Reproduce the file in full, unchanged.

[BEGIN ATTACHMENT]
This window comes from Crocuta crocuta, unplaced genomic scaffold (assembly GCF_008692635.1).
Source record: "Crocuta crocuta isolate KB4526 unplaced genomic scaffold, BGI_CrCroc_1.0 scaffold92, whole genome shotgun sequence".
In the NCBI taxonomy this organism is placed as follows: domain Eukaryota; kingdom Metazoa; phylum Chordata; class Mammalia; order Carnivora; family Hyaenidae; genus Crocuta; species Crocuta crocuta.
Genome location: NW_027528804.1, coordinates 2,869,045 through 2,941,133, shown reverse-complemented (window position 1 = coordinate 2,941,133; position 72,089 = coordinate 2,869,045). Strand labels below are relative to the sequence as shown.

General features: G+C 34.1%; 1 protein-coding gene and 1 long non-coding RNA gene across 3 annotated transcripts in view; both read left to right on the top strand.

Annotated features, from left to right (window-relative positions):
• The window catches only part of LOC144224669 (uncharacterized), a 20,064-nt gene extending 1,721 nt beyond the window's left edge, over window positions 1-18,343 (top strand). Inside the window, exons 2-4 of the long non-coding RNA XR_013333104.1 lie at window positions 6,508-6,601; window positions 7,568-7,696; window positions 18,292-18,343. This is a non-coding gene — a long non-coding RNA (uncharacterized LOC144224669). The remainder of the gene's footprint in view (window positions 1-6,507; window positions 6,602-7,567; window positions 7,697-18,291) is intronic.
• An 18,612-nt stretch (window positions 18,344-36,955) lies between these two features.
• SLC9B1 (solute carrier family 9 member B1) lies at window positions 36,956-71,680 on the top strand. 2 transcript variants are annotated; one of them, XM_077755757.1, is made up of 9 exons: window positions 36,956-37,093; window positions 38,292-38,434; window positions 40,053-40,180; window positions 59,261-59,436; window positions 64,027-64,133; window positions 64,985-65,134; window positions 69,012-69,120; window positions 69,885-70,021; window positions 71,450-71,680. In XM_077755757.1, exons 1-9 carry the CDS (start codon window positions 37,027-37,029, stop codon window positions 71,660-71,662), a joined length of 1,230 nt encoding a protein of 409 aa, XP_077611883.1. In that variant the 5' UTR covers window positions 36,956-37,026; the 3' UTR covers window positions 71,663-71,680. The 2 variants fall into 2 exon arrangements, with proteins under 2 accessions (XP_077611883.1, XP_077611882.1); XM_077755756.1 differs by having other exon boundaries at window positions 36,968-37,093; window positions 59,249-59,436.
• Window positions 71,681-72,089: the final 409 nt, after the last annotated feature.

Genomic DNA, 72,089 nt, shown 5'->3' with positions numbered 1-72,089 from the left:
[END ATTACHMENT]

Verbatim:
This window comes from Crocuta crocuta, unplaced genomic scaffold (assembly GCF_008692635.1).
Source record: "Crocuta crocuta isolate KB4526 unplaced genomic scaffold, BGI_CrCroc_1.0 scaffold92, whole genome shotgun sequence".
In the NCBI taxonomy this organism is placed as follows: domain Eukaryota; kingdom Metazoa; phylum Chordata; class Mammalia; order Carnivora; family Hyaenidae; genus Crocuta; species Crocuta crocuta.
Genome location: NW_027528804.1, coordinates 2,869,045 through 2,941,133, shown reverse-complemented (window position 1 = coordinate 2,941,133; position 72,089 = coordinate 2,869,045). Strand labels below are relative to the sequence as shown.

General features: G+C 34.1%; 1 protein-coding gene and 1 long non-coding RNA gene across 3 annotated transcripts in view; both read left to right on the top strand.

Annotated features, from left to right (window-relative positions):
• The window catches only part of LOC144224669 (uncharacterized), a 20,064-nt gene extending 1,721 nt beyond the window's left edge, over window positions 1-18,343 (top strand). Inside the window, exons 2-4 of the long non-coding RNA XR_013333104.1 lie at window positions 6,508-6,601; window positions 7,568-7,696; window positions 18,292-18,343. This is a non-coding gene — a long non-coding RNA (uncharacterized LOC144224669). The remainder of the gene's footprint in view (window positions 1-6,507; window positions 6,602-7,567; window positions 7,697-18,291) is intronic.
• An 18,612-nt stretch (window positions 18,344-36,955) lies between these two features.
• SLC9B1 (solute carrier family 9 member B1) lies at window positions 36,956-71,680 on the top strand. 2 transcript variants are annotated; one of them, XM_077755757.1, is made up of 9 exons: window positions 36,956-37,093; window positions 38,292-38,434; window positions 40,053-40,180; window positions 59,261-59,436; window positions 64,027-64,133; window positions 64,985-65,134; window positions 69,012-69,120; window positions 69,885-70,021; window positions 71,450-71,680. In XM_077755757.1, exons 1-9 carry the CDS (start codon window positions 37,027-37,029, stop codon window positions 71,660-71,662), a joined length of 1,230 nt encoding a protein of 409 aa, XP_077611883.1. In that variant the 5' UTR covers window positions 36,956-37,026; the 3' UTR covers window positions 71,663-71,680. The 2 variants fall into 2 exon arrangements, with proteins under 2 accessions (XP_077611883.1, XP_077611882.1); XM_077755756.1 differs by having other exon boundaries at window positions 36,968-37,093; window positions 59,249-59,436.
• Window positions 71,681-72,089: the final 409 nt, after the last annotated feature.

Genomic DNA, 72,089 nt, shown 5'->3' with positions numbered 1-72,089 from the left: